A few days later they returned to the
dealership. They expressed interest in get-
ting a Shelby and asked if they could take
one for a test drive. The dealer, smelling a
sale, was only too happy to oblige. Soon the
two Palmer-Balls were driving a new
GT500. Two hours later they returned
with a “where-do-I-sign” look. They or-
dered a new GT350. Hunt was nineteen, so
his dad had to co-sign for the car. The
monthly payments were $160 for three
years. Insurance was $1,000 a year.
The next week he started work at
Burns Ford and kept his job at the Texaco
station, working nights. He tightened his
belt and started making those payments.
Such is life. It wasn’t long thereafter that
a pretty girl drove into the Texaco station
one evening. Hunt was attracted, like a
moth to a porch light. Before long he was
taking Pat for a ride in his Shelby and it
didn’t take much more than that. They
were married in 1969.
Burns Ford was the largest Shelby
dealer in Kentucky. They had a separate
performance service department and the
dealership sponsored a ‘66 GT350 drag car
that ran in the altered and gas classes.
About a month after he began work, Hunt
was asked if he wanted to work in the per-
formance shop. He couldn’t believe what
he was hearing. They handled service and
warranty work on all the Shelbys and Co-
bras the dealership sold. They also han-
dled modifications, updates and any other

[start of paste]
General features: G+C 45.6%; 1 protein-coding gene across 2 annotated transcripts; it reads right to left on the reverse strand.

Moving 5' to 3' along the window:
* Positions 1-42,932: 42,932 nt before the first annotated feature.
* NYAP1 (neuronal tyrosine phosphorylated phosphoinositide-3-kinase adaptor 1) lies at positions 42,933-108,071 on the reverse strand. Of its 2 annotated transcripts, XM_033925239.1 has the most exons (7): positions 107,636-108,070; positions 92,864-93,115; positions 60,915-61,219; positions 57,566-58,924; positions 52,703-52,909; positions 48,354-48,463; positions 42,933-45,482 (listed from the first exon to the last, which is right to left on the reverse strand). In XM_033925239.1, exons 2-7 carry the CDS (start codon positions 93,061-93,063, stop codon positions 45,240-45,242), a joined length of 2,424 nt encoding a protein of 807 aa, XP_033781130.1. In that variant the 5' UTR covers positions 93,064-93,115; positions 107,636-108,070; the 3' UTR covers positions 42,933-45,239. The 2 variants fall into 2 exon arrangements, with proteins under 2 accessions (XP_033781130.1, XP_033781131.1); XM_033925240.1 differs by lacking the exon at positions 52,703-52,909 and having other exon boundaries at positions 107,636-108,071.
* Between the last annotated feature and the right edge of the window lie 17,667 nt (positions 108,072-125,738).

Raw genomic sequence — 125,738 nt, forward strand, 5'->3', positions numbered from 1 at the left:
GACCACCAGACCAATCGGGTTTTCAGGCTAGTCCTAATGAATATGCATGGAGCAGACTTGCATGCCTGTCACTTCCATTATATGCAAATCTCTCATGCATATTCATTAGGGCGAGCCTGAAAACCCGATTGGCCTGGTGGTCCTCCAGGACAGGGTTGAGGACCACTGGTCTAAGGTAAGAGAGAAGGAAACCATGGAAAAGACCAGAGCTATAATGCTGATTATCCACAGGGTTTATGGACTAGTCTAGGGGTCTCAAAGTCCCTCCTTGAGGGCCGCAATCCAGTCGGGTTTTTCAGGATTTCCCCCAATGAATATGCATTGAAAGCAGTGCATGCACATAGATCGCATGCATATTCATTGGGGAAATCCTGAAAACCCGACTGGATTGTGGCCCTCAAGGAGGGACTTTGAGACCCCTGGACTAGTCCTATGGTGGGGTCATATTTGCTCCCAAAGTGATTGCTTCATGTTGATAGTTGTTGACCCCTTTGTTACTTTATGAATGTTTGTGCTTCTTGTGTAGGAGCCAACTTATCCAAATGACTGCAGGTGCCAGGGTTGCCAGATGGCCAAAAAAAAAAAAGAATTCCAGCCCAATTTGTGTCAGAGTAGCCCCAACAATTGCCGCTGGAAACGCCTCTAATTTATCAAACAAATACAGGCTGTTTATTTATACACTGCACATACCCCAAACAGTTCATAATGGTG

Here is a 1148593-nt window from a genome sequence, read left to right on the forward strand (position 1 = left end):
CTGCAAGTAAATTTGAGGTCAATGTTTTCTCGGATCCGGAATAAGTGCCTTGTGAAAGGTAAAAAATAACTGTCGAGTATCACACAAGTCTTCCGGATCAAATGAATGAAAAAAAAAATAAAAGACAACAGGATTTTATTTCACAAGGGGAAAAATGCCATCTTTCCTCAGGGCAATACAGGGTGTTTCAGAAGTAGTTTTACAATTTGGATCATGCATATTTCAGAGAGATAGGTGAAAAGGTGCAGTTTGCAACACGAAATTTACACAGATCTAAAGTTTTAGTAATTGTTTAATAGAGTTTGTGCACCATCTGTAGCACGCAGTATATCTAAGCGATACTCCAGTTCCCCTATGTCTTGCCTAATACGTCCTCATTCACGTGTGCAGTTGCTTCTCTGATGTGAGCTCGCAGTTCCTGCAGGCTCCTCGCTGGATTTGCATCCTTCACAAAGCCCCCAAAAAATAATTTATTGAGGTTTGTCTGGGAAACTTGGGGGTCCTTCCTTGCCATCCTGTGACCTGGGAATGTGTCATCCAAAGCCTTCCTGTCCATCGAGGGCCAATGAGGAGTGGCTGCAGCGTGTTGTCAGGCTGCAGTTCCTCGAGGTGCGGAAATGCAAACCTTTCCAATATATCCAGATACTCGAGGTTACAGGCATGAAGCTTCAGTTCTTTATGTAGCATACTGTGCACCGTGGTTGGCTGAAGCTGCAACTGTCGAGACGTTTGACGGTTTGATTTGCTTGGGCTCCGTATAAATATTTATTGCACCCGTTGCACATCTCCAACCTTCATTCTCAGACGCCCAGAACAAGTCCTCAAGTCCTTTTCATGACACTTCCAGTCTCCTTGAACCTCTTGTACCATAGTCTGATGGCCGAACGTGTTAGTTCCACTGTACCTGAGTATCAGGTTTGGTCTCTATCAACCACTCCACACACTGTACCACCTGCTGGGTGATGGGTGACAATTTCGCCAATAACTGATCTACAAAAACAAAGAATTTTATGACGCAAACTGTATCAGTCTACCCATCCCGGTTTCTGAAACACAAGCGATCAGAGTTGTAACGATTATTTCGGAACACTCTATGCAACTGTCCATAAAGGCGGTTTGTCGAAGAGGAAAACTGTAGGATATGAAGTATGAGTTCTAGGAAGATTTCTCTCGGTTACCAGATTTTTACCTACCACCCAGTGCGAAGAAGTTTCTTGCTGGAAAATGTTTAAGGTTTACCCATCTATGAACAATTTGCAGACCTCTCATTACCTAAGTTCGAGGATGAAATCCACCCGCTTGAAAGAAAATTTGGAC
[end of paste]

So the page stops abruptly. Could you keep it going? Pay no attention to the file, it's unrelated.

work Shelby and Cobra owners requested.
One day a Shelby transporter arrived
with four cars for the dealership. Hunt’s
job was to inspect them after they were un-
loaded. When he discovered one of the
GT350s was his car, he was beside himself.
Needless to say, he didn’t get much done
that day. By the end of the day he was talk-
ing with his boss about drag racing the
GT350. For the next two weeks they pre-
pared the car, adding a 2x4V intake and
carbs, a stronger cam, 7 1/2-qt. aluminum
“T” pan, a scattershield and a Hurst
shifter. The 3.89 rear end gears were re-
placed with 5.14s, custom traction bars
were fabricated and a pair of M&H slicks
were installed. The car was ready for the
local 1/8-mile strip.
In the intervening years the GT350
was drag raced, showed, street driven a lit-
tle and then put away for 22 years. A total,
concours restoration was done to the
8,632-mile car. It has remained part of the
family to this day and Hunt could be the
last original owner of a dark blue ‘67.
The SHELBY AMERICAN
Winter 2016 00